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  • Gonzalo Laje

Managing Stress During Winter Holidays

The winter holiday season can be one of the most stressful times of the year, from stretched finances to complex relationships, and from few daylight hours to loneliness. In this blog, we will explore some strategies for tolerating distress and promoting wellness this season.

Personal Meaning

To start, it may be worthwhile to consider how you can honor your own personal meaning of this season. For some people, giving to others provides them with a sense of purpose, such as through clothing drives, gift giving, and volunteering. For others, this is a season for self-care and growth. Maybe religious or spiritual rituals are important for you to tap into, or perhaps this is simply a time for staying warm and ensuring you experience enough daylight. How might you embrace what this holiday or season means to you personally, and keep this meaning at the center of your thoughts and actions? Perhaps through journaling, reciting affirmations, art, quiet walks, traditions, and a general curious awareness in daily activities? There are plenty of opportunities for mindfulness and focusing on your values during festivities, like taking in the sights, slowly sipping a beverage, or soaking up the scents of the season.

Budgeting in Accordance to Values

For many people, there is expectation and pressure to spend extra money during the holidays. There is nothing wrong with enjoying the exchange of material pleasures; however, you will certainly experience heightened stress and even resentment if you overextend your wallet. Consider how you can act in alignment with your values here, maintaining a balance of both celebrating and budgeting. What would healthy boundaries look like for you regarding spending? Many people choose alternatives like hand-made gifts or gifts of quality time. For some people, gifts from local and/or minority-owned shops or charities align with their personal values. For other people, experience gifts, handwritten cards, or offering one’s time to help a loved one (e.g., babysitting, handywork) feel most rewarding.


Similar to a monetary budget, consider your energy budget (Cue the affirming song “Energy Budget” by Toni Jones). For those looking after others during this season, it may benefit you and your loved ones if you give them a descriptive heads up about what to expect. What will their schedule look like and who might they see, based both on their needs and your own? For some people, especially children, they have grandiose expectations, and are inevitably disappointed when the festivities aren’t perfect. It can be helpful to guide them in setting up reasonable expectations ahead of time. Help them make a plan to cope with feeling overwhelmed, but first and foremost, consider how you as a caregiver will help yourself when you’re overwhelmed. Be sure to prioritize taking self-care breaks, and come up with boundaries to find balance in looking after yourself and others.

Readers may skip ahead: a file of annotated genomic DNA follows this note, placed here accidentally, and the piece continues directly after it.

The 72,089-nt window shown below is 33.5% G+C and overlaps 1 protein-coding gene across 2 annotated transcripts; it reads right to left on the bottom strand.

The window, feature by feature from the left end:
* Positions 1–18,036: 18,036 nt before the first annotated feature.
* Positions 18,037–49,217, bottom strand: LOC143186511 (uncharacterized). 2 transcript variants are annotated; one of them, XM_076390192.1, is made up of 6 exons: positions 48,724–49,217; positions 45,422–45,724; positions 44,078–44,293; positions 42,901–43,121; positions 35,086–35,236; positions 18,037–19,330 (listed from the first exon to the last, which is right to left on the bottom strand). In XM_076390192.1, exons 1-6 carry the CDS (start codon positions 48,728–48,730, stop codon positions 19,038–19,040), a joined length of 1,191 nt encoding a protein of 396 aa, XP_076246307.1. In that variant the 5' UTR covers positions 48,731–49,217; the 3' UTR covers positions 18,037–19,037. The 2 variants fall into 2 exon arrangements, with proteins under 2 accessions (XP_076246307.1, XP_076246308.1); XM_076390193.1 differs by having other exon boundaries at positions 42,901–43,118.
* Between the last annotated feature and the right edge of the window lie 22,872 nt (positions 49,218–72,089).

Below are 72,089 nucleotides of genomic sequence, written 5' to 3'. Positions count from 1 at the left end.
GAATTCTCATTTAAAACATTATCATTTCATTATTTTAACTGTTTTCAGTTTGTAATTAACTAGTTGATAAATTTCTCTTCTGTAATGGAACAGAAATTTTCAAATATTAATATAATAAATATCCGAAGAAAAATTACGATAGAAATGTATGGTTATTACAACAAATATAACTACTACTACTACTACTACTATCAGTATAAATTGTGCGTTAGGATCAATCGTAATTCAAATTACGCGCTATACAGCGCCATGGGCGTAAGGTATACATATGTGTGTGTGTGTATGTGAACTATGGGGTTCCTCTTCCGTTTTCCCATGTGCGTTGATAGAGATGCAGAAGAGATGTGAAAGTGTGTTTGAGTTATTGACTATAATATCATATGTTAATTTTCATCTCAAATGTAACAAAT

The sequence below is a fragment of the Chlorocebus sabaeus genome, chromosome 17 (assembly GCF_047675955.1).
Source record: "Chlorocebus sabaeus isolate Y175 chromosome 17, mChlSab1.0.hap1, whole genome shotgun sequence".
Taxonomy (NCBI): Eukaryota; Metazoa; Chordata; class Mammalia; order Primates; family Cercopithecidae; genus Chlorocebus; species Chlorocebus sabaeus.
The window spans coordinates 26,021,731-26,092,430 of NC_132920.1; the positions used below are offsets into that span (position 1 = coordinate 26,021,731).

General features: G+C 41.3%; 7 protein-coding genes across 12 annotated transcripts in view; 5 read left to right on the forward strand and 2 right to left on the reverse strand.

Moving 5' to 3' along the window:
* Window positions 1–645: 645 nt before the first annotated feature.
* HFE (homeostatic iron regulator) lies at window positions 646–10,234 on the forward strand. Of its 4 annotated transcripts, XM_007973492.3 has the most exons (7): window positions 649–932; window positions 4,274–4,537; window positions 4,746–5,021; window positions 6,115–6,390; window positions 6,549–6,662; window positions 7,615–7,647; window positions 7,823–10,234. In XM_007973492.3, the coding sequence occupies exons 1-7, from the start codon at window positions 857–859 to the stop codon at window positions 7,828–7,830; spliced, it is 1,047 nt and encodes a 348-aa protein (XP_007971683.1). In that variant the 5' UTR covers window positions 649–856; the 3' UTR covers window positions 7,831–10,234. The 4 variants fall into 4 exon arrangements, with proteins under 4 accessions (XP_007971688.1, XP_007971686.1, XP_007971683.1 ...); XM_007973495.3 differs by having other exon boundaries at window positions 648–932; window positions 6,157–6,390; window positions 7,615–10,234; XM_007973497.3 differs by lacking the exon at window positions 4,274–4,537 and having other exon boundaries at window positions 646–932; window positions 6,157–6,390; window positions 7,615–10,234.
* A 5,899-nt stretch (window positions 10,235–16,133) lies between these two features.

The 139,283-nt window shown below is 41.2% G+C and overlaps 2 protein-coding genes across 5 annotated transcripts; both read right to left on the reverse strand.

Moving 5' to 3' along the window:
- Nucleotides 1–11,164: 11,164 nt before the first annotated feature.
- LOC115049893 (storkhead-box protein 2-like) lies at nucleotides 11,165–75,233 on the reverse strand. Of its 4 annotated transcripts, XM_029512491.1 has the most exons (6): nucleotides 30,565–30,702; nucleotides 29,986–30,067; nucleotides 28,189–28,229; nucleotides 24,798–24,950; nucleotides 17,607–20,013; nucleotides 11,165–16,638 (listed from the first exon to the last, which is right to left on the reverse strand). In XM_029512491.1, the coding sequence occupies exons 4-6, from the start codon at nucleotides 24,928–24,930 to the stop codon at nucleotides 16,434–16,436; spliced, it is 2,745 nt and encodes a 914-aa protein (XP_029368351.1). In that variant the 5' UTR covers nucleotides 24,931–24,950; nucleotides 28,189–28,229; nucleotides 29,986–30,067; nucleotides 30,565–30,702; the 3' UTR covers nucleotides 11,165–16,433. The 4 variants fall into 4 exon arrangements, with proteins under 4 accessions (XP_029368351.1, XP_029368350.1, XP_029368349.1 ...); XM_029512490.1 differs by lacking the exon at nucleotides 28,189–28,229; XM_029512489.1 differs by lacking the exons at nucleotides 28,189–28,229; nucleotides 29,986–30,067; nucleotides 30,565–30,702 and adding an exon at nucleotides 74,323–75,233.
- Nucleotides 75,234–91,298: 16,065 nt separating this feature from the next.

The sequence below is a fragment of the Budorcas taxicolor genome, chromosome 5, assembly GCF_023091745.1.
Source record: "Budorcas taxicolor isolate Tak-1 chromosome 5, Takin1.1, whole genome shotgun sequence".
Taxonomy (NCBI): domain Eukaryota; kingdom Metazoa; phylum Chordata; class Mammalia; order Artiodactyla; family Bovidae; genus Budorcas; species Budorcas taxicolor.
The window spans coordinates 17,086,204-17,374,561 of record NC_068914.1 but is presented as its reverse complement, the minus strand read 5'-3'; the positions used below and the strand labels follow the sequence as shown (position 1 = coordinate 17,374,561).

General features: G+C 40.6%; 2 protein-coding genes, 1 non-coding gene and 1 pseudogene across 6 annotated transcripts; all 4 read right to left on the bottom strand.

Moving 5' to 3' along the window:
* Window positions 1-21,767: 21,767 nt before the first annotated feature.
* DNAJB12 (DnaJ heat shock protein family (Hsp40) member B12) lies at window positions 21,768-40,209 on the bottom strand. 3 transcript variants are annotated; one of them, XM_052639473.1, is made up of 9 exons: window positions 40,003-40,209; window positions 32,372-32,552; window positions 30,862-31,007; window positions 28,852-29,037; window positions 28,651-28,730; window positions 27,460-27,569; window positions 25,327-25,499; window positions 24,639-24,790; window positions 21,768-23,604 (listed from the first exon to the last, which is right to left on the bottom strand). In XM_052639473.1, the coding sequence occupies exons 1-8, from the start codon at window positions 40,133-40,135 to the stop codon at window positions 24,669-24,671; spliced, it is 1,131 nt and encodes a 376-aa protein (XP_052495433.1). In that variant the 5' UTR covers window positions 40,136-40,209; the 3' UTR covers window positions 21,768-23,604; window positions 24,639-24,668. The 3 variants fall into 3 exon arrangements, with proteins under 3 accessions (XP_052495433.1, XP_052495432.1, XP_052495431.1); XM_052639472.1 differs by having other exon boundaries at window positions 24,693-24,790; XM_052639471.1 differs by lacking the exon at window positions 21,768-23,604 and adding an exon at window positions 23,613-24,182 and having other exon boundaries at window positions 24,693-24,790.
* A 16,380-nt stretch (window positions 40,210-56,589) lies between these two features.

There are plenty of well-written blogs about self-care (see one of ours for self-care ideas: for a reason. With the shortened daylight hours, you might consider opening your curtains or taking regular walks. Another aspect of self-care may include boundaries and coping skills related to relationships. There is a Dialectical Behavior Therapy skill called willing hands, in which a person puts their hands in a relaxed, palms-up position, either on their lap while sitting, or by their sides while standing. It is understood that this position helps a person feel more calm and accepting when they are expecting to experience anger or discomfort. I find an excellent time to use this skill may be at the dinner table with loved ones, when you expect to have a difficult time interacting, perhaps due to conflicting worldviews. It is vital for distress tolerance and emotional regulation at all times of the year, and you might find yourself needing extra self-soothing this season.


Feelings of loneliness often peak this season, and there are creative ways to access social support. Some of us are unfortunately unable to access the physical presence of loved ones. Some alternatives may be to go to a local holiday event, find online groups with shared interests, volunteer, call a warmline (one I suggest is the Wildflower Alliance Peer Support Line at 888-407-4515), check out Facebook events, visit the humane society, or even spend intentional quality time with yourself.

As always, we at Washington Behavioral Medicine Associates are here to provide support during difficult times.

I wish you a restful and fulfilling season, and if you have a rough season, know that everything is temporary.


Emily “Max” Lamm, MA, LRIC

Licensed Resident in Counseling


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